Private debt fundraising reached $134.9 billion last year, well down from the record total of $211.3 billion in 2017, according to PDI data.
The number of individual fund closes also fell steeply to 154, the lowest amount for the last seven years and a long way from the peak number of 267 in 2015.
While we are able to reveal only the headline numbers at this stage, we will shortly be delving into various breakdowns by strategy and geography and providing you with interactive graphics so you can study the key market dynamics in depth.
It was a year in which fundraising power was concentrated in the hands of a small group of blue-chip GPs. At the end of the third quarter, we reported that the ten largest funds to that point had raised a combined $36.5 billion – 41 percent of the total raised by the market as a whole.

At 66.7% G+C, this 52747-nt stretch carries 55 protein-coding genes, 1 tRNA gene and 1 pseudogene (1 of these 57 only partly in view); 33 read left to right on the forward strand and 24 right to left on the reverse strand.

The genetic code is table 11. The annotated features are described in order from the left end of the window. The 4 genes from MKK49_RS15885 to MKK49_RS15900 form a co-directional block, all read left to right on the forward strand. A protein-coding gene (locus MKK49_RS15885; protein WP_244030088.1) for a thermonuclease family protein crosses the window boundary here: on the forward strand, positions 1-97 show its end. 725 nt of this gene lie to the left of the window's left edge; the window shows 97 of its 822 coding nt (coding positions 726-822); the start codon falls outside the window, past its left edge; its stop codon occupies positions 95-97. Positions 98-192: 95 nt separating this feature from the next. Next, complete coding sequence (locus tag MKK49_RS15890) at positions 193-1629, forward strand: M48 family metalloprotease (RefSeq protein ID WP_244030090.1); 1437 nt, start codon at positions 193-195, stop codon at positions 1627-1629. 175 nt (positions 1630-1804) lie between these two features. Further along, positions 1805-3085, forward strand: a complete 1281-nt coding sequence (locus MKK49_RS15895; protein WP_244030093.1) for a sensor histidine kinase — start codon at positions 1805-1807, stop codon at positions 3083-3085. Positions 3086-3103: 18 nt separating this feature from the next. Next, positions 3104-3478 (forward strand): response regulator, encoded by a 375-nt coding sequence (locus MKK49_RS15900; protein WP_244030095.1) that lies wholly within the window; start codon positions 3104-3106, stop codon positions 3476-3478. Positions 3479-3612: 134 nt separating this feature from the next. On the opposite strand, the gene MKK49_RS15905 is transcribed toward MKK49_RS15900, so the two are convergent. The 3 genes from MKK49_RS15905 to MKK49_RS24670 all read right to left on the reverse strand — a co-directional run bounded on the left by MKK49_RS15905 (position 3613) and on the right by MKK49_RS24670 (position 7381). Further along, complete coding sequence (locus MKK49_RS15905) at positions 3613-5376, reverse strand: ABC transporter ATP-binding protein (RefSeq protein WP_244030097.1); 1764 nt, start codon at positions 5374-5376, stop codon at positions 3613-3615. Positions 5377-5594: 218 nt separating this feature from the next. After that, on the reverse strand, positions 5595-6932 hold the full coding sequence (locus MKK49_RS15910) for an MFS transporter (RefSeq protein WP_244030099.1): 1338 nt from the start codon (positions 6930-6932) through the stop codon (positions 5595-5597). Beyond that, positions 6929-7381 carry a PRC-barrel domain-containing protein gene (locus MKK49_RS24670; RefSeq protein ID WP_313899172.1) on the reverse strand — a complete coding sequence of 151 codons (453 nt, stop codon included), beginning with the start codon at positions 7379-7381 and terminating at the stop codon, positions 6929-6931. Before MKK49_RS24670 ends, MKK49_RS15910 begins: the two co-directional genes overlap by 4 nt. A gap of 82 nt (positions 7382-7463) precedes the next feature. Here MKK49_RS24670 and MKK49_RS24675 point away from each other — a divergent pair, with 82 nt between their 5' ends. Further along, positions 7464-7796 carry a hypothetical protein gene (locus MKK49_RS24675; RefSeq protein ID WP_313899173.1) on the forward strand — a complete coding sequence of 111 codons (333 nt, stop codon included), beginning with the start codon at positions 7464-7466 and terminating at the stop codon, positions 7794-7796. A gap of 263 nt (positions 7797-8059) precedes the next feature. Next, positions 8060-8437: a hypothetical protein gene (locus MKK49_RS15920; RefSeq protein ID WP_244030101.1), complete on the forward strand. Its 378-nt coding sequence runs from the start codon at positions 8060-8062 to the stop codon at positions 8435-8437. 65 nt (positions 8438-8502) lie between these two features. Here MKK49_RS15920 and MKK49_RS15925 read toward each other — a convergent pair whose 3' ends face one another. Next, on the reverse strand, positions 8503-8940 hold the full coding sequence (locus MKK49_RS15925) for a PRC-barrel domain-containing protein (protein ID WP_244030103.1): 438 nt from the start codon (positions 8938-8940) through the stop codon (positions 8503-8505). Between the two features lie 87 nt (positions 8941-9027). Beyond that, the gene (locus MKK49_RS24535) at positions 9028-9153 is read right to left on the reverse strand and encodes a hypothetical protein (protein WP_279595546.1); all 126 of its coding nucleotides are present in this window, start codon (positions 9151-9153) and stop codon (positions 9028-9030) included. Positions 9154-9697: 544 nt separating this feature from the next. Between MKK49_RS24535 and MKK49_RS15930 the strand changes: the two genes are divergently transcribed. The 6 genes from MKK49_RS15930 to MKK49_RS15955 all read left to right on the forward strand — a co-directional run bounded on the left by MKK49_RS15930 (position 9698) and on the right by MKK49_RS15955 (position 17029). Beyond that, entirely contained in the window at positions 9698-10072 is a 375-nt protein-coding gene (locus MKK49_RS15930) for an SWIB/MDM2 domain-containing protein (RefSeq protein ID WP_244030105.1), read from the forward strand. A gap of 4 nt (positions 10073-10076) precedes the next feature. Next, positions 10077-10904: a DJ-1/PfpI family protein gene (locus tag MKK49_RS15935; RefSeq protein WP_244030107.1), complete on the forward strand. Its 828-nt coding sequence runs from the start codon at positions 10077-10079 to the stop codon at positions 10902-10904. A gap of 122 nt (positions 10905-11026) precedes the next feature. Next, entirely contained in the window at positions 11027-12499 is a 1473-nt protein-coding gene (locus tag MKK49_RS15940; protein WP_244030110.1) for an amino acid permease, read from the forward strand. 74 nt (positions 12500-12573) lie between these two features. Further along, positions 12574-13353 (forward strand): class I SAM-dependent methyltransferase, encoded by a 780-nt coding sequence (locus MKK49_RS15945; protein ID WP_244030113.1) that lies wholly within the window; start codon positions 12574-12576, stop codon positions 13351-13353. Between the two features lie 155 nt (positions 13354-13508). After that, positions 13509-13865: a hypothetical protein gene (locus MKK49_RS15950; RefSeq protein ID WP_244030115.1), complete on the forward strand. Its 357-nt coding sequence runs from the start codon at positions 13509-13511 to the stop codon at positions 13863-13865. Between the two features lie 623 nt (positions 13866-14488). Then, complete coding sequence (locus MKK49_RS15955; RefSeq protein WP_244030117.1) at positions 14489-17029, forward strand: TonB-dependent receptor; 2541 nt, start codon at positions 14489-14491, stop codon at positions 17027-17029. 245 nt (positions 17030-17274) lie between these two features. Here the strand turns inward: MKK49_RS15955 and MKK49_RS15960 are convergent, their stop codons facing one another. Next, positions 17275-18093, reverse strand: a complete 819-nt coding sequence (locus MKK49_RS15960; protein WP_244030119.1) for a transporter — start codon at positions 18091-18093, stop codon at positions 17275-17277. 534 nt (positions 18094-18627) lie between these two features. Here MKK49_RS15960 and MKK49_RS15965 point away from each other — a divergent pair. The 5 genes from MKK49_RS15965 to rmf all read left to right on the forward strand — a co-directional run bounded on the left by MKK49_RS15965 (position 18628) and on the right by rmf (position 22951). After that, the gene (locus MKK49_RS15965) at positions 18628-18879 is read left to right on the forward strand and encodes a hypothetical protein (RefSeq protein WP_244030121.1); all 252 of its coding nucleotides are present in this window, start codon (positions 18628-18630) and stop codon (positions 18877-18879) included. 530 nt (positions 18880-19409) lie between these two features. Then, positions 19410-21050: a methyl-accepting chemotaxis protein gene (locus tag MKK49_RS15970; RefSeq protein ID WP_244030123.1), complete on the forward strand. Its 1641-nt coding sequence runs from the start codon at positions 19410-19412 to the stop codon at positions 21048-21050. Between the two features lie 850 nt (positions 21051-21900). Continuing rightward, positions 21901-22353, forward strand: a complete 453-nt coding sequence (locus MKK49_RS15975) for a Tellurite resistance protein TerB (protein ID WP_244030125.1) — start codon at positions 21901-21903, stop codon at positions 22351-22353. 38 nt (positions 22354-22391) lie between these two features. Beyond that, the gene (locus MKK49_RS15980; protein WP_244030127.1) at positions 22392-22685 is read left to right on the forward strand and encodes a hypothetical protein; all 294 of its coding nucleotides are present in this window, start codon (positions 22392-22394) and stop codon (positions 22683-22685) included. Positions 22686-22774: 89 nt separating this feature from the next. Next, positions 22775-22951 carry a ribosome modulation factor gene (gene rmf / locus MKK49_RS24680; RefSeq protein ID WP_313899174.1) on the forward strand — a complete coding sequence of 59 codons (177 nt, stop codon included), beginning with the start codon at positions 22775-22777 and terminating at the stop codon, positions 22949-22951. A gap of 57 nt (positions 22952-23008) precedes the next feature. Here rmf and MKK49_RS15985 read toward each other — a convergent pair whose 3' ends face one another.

Among the largest funds during the 12 months were Ares Capital Europe IV ($7.5 billion), GSO Capital Solutions Fund III ($7.1 billion), and Broad Street Real Estate Credit Partners III ($4.2 billion). Ares Management kept its fundraising momentum going as last year drew to a close, wrapping up its inaugural Ares Senior Direct Lending Fund on $3 billion of committed capital.
By the end of the third quarter, senior debt funds were leading the way as the most popular strategy, with around $40 billion raised. Subordinated/mezzanine debt and distressed debt funds were battling it out for second place, with both accounting for around $25 billion of capital raised at that stage.
Also at end of the third quarter, multi-regional funds were the most popular in a geographic context with $31.3 billion raised, followed by North America-focused funds on $29.8 billion and Europe-focused funds on $23.6 billion.